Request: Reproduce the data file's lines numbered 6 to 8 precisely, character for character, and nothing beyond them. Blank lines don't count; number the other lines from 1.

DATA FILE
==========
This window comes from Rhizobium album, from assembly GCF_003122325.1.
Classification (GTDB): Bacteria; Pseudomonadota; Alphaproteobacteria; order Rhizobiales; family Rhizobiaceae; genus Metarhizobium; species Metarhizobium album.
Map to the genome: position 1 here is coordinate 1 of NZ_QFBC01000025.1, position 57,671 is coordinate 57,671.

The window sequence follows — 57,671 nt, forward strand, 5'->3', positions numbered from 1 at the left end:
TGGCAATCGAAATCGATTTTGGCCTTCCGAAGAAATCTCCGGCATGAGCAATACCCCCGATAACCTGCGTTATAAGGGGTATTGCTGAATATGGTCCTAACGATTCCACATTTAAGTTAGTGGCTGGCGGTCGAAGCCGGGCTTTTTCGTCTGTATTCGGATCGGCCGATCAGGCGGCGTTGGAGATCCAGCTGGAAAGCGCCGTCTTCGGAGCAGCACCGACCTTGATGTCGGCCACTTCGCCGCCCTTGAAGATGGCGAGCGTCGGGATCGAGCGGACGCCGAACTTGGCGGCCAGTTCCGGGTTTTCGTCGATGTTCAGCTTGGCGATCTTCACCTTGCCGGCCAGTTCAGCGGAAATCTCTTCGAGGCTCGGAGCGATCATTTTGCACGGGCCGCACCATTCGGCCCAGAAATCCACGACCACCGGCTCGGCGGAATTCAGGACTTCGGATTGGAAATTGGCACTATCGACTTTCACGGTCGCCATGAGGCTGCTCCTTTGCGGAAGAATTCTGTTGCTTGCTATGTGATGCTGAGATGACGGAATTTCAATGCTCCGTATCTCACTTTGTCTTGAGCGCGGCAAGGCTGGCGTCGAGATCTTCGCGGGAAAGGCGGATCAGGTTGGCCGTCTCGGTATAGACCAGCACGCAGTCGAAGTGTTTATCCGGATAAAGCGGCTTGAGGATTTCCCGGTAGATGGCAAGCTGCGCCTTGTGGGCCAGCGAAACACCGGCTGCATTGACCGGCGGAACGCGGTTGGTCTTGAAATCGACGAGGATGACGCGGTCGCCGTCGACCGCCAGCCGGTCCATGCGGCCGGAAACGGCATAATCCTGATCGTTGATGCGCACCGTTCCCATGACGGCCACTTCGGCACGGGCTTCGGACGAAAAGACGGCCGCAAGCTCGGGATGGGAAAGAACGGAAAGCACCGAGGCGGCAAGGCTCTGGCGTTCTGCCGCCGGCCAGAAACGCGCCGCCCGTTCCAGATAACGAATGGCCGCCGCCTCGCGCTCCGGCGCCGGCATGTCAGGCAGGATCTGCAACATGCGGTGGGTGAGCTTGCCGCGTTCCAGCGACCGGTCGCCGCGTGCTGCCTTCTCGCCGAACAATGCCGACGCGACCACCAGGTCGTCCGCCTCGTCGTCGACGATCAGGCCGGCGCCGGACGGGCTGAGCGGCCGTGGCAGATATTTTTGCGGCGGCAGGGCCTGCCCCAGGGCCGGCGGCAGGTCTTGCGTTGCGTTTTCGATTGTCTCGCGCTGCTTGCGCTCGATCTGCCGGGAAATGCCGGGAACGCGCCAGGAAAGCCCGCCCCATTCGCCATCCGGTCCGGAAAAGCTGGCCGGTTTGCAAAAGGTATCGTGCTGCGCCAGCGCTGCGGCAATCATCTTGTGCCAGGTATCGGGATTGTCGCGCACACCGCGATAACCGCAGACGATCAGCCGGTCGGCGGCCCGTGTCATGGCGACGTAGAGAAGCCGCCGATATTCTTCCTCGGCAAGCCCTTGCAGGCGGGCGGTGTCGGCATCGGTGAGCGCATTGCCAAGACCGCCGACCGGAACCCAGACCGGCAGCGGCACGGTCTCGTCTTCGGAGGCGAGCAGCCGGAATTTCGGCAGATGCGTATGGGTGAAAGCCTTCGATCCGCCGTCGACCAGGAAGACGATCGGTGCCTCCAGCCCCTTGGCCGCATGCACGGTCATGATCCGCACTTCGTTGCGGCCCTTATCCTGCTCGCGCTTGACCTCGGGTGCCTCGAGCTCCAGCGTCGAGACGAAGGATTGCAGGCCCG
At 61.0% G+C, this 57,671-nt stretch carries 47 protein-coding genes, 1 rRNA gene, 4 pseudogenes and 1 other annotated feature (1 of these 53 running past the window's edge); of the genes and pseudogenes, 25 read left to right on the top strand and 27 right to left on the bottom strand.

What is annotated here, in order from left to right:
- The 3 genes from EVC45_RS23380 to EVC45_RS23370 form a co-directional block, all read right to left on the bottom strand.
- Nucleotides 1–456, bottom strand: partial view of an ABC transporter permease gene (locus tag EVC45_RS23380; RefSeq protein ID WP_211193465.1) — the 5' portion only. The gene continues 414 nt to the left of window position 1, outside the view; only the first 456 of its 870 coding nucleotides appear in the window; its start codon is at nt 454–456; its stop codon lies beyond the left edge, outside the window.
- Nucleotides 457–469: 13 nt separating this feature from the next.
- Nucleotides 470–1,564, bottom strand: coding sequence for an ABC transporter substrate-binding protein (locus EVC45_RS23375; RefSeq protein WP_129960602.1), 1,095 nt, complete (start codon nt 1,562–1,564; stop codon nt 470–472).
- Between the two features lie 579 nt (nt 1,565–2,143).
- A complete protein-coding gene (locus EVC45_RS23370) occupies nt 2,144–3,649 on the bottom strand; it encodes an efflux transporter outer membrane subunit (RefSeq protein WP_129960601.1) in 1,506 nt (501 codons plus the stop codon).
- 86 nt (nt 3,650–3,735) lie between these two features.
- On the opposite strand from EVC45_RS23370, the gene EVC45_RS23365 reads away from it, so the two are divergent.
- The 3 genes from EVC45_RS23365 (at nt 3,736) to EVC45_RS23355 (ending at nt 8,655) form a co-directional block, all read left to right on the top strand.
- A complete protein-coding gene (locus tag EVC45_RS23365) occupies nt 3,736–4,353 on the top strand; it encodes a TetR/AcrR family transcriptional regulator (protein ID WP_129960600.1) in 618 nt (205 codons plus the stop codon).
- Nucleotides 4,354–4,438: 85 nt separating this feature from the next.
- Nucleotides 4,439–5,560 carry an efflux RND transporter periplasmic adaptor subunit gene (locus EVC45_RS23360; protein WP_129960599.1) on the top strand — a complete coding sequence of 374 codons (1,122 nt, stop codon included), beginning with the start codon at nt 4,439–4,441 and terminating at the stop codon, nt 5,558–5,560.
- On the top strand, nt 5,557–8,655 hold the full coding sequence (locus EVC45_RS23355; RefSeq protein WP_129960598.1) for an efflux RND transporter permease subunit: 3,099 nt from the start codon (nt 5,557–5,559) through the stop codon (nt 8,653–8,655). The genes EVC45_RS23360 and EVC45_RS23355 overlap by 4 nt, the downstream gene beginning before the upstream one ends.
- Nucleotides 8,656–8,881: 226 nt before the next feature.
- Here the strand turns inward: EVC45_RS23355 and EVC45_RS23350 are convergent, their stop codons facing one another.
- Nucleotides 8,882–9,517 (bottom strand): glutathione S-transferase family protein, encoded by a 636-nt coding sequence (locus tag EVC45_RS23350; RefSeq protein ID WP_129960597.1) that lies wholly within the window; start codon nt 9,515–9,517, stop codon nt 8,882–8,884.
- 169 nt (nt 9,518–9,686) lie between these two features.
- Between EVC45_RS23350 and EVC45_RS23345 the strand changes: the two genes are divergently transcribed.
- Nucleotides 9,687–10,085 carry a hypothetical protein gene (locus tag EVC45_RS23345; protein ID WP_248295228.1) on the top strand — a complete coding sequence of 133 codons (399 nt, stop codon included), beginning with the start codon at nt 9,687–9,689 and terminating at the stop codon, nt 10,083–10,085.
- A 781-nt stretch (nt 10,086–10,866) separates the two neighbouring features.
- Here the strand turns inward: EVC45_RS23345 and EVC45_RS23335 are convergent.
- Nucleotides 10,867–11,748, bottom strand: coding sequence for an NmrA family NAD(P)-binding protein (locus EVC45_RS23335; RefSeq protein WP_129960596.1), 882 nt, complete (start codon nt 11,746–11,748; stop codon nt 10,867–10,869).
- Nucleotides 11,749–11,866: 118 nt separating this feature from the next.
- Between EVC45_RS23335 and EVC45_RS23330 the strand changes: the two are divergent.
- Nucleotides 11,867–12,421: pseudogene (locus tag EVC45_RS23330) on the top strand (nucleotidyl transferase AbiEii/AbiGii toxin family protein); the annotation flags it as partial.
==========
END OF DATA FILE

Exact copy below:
At 61.0% G+C, this 57,671-nt stretch carries 47 protein-coding genes, 1 rRNA gene, 4 pseudogenes and 1 other annotated feature (1 of these 53 running past the window's edge); of the genes and pseudogenes, 25 read left to right on the top strand and 27 right to left on the bottom strand.

What is annotated here, in order from left to right:
- The 3 genes from EVC45_RS23380 to EVC45_RS23370 form a co-directional block, all read right to left on the bottom strand.